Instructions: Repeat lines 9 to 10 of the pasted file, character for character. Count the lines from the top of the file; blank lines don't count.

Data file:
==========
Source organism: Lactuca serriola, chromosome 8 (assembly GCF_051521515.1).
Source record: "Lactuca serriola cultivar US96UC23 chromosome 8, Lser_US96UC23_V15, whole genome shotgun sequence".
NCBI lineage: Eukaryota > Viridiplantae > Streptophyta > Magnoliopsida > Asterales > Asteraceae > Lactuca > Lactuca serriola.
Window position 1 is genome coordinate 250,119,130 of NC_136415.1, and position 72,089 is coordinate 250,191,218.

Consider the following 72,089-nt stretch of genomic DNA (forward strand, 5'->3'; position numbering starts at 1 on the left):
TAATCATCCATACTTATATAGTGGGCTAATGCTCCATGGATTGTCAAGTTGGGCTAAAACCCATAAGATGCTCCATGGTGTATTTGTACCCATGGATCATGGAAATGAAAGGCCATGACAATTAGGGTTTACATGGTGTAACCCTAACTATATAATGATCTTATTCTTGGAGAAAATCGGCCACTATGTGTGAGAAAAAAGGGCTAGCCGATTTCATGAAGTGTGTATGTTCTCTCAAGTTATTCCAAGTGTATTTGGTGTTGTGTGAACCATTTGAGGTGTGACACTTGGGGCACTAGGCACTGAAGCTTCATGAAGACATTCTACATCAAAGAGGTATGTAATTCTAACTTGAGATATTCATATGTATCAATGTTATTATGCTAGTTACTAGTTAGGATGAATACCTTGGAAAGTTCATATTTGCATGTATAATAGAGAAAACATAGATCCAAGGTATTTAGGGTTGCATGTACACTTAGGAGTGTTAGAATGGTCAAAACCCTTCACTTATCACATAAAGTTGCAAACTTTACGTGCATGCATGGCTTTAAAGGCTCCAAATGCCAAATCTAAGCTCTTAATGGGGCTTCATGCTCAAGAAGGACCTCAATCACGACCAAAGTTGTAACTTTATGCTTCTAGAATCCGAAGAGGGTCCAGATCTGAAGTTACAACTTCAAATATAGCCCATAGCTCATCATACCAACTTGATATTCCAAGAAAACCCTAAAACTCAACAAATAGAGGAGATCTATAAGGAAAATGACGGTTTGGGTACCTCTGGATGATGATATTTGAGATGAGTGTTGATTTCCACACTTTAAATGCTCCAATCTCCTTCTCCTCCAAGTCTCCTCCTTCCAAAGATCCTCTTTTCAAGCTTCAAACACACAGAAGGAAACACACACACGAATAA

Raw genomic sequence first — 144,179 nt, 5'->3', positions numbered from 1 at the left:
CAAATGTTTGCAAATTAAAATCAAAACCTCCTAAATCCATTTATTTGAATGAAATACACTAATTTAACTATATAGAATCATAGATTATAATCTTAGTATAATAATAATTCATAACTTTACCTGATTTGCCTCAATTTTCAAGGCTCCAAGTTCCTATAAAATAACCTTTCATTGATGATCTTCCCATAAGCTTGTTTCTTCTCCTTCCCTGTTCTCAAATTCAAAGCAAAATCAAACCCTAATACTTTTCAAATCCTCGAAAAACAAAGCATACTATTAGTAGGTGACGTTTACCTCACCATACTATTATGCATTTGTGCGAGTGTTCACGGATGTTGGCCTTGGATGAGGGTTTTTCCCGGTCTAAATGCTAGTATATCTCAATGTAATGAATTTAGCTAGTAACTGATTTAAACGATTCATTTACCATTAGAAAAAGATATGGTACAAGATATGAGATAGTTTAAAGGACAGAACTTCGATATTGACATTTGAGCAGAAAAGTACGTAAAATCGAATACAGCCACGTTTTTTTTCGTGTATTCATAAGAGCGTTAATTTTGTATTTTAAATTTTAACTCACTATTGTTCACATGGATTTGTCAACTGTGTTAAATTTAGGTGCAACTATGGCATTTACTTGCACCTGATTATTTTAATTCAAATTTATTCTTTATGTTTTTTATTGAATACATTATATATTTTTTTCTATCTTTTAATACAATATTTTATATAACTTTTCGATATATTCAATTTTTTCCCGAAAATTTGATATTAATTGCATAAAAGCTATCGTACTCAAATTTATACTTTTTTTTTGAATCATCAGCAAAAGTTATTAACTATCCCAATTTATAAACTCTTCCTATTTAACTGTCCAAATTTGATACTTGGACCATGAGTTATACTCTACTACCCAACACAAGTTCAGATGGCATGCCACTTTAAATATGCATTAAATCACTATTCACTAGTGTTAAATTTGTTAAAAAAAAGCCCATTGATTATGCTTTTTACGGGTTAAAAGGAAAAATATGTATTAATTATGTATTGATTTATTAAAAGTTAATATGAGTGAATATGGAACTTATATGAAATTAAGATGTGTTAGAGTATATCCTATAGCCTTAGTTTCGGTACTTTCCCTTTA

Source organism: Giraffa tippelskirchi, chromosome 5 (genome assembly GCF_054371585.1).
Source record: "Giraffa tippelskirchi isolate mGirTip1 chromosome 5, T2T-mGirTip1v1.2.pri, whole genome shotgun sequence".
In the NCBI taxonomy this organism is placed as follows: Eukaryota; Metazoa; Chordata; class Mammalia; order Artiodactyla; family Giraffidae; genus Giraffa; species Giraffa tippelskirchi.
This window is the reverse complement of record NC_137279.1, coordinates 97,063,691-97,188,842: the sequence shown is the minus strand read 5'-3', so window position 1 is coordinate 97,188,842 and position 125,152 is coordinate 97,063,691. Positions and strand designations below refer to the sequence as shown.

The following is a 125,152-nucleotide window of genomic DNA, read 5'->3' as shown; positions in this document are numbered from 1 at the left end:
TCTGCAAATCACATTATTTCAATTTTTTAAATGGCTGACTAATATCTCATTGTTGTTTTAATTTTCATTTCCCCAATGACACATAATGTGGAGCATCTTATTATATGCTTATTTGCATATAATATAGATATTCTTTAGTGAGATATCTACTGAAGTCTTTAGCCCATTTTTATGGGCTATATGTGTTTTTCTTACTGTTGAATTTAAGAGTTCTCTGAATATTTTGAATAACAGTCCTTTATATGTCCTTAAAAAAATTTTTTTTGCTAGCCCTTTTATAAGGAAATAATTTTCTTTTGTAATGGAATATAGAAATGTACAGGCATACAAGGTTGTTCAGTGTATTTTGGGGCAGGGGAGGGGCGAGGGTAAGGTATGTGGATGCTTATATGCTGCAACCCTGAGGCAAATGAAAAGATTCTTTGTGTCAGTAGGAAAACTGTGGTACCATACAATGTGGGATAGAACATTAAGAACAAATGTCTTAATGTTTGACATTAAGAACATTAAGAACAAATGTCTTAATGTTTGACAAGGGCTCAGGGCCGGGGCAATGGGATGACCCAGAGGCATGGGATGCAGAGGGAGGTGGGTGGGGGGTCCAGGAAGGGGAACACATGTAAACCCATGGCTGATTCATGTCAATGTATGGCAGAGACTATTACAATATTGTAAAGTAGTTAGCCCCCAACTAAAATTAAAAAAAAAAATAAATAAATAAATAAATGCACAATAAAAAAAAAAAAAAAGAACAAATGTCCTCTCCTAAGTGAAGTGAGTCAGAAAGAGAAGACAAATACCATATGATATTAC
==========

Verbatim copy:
Source organism: Giraffa tippelskirchi, chromosome 5 (genome assembly GCF_054371585.1).
Source record: "Giraffa tippelskirchi isolate mGirTip1 chromosome 5, T2T-mGirTip1v1.2.pri, whole genome shotgun sequence".